Lest this lead into too literal a read about the sounds Eulberg's created here though, it's notable that this background means much more to the creator than the listener. One need know nothing about these allusions to appreciate Diorama as another lush, hyper-melodic entry in his catalogue. Though it's always been an element of his sound, Eulberg strips back the energy and heavy pulse of works like Flora & Fauna or Bionik and delves into the choppy IDM rhythms and overtly song-oriented craftsmanship of artists like Nathan Fake, Jesse Somfay and Apparat. Diorama feels like much more of a home-listening experience than anything he's produced to date. "Islandmuschel 400," for example, circles within a gorgeous whirlpooling synthesizer melody that wouldn't be out of place on a Vangelis record, while "Die 3 Millionen Musketiere" twinkles and sparks across the kind of twilit bell pattern Pantha du Prince might create. With its hip-hop beat and sputtering samples, "Tauschungs-Blume" is similarly wistful and withdrawn, founded around another choral synthesizer wash.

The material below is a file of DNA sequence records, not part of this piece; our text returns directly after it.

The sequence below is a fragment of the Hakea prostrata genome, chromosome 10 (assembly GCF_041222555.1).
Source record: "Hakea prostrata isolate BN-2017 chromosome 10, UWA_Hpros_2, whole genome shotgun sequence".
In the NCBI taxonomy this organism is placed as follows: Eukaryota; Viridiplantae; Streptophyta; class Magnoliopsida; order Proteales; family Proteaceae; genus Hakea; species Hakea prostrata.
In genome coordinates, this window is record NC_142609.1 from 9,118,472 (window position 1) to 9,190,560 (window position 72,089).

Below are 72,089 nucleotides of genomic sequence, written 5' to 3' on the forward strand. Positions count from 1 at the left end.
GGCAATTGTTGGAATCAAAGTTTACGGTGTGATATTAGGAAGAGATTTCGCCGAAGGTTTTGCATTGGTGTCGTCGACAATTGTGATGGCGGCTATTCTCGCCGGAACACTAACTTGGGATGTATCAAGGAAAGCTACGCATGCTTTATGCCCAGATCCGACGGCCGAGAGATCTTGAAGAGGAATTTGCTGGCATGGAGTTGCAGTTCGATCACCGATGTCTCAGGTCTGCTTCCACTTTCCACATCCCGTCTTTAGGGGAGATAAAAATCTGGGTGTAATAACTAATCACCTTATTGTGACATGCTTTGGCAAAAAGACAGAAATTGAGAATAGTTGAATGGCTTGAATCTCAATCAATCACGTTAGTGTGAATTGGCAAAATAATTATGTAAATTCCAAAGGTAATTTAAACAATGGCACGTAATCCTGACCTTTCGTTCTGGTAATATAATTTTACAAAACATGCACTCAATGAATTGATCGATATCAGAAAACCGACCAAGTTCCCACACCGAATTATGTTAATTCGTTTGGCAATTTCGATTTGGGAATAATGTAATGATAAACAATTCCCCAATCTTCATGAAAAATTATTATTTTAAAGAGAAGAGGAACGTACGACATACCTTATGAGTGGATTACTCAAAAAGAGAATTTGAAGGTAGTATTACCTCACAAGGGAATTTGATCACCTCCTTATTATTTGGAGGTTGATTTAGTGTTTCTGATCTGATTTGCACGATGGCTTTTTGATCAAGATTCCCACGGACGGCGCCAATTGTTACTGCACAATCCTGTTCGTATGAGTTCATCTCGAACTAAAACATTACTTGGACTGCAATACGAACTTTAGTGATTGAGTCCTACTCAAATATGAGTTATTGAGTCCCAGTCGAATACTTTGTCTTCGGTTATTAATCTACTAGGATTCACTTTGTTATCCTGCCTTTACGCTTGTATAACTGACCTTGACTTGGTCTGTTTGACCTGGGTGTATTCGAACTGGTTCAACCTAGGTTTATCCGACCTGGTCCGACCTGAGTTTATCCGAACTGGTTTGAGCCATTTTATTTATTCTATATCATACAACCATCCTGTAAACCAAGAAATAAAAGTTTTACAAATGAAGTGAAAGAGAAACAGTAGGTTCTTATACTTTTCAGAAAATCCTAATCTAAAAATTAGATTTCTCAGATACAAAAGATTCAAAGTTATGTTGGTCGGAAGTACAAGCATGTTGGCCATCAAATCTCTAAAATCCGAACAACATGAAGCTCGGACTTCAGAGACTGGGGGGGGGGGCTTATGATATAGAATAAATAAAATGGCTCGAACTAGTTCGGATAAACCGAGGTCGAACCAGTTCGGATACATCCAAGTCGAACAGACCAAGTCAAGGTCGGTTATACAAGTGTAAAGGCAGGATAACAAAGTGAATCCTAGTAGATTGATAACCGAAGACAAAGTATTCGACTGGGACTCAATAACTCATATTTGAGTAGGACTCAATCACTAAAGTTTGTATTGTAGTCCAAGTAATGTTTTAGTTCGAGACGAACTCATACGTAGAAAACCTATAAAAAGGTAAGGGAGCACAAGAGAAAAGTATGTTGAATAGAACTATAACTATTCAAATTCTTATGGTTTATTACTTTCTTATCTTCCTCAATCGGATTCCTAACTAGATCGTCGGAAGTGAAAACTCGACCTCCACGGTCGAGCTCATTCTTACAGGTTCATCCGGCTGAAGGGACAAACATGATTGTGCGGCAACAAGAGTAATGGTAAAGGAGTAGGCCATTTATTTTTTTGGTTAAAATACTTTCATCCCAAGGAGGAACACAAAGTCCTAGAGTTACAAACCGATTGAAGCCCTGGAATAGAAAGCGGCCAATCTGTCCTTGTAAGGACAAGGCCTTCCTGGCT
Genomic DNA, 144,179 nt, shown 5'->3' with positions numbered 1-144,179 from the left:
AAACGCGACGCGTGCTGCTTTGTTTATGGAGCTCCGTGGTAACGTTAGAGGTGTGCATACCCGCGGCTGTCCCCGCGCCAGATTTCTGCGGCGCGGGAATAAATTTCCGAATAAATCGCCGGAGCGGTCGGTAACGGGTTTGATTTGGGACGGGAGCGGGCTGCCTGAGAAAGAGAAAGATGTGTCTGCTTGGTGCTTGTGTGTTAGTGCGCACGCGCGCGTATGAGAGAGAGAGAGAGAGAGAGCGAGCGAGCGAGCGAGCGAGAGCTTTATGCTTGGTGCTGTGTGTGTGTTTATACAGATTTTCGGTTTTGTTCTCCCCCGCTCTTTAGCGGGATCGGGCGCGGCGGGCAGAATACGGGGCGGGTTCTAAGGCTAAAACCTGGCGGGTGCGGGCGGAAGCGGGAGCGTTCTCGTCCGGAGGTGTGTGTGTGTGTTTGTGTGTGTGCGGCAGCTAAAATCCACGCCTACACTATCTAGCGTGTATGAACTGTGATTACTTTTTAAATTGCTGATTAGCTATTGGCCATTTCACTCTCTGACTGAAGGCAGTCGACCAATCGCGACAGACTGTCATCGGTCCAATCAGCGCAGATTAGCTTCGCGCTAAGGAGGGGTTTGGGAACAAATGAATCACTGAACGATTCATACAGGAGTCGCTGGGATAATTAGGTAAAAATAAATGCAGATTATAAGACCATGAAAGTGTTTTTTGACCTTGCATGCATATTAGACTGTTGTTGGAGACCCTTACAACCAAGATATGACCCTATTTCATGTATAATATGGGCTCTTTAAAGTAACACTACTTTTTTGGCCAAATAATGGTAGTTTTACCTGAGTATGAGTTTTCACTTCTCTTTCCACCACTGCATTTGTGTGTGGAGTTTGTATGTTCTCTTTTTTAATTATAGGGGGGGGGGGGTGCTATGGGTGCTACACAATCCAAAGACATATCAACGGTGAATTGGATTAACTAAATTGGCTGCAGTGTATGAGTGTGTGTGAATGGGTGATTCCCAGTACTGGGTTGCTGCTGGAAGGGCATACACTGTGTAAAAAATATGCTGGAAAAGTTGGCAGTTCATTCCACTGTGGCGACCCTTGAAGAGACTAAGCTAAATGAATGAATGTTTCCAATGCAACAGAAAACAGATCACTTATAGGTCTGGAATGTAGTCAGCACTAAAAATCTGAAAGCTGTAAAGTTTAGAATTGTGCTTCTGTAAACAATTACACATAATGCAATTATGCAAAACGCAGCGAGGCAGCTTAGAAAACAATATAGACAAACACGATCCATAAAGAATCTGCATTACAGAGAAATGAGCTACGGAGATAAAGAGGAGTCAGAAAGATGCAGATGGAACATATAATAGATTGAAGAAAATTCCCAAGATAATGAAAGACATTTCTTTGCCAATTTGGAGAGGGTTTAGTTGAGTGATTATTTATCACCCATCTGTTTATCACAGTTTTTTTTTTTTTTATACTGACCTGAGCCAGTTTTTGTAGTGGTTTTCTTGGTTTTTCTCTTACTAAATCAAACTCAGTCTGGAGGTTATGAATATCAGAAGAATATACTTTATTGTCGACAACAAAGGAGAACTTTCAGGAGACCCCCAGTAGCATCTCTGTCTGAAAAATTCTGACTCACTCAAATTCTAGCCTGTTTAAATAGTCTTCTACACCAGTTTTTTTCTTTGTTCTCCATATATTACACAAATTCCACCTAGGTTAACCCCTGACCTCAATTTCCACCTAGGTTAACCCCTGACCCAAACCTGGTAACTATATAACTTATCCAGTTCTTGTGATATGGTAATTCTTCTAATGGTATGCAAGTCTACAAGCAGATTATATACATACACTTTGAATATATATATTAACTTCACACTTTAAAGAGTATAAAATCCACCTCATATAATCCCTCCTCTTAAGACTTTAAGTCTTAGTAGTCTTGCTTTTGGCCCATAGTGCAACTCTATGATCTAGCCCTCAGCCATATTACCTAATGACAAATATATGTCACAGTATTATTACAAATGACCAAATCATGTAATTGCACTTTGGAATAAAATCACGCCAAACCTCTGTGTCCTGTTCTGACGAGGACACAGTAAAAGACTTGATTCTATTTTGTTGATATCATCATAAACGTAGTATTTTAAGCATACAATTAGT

For all of these silken moodpieces though, it's a sequence of tracks near Diorama's end that sets the album apart from anything Eulberg's produced to date. "Der Tanz der Gluhwurmchen," which translates as "dance of the fireflies," lives up to its namesake; elegant tonal patterns flutter in and out of the mix, drifting out of hearing just as the track's central melody pushes into the fore. Follower "Aeronaut" begins with stately piano before wind-ticked bells start to clatter around the track's soft, sticky beat; as with much of the album's second-half, it's pitched somewhere between ambient and down-tempo without declining into rote wallpapering. "Wenn es Perlen Regnet," meanwhile, recalls the swift bell peals and jumpy rhythm of 2008's Herbarium 12-inch with an interwoven series of patterns that sound almost like ice melting in the spring sun. It's an inspiring run with enough sharp emotionality and escapist appeal to close Diorama in a mood of reverie and contemplation. It's just a shame that in 2011, Eulberg's likely to attract mainly those who've been following from the beginning. Diorama's both his most thoroughly realized full-length to date and one of the best of the year; it deserves to stir a new wave of intrigue in the man.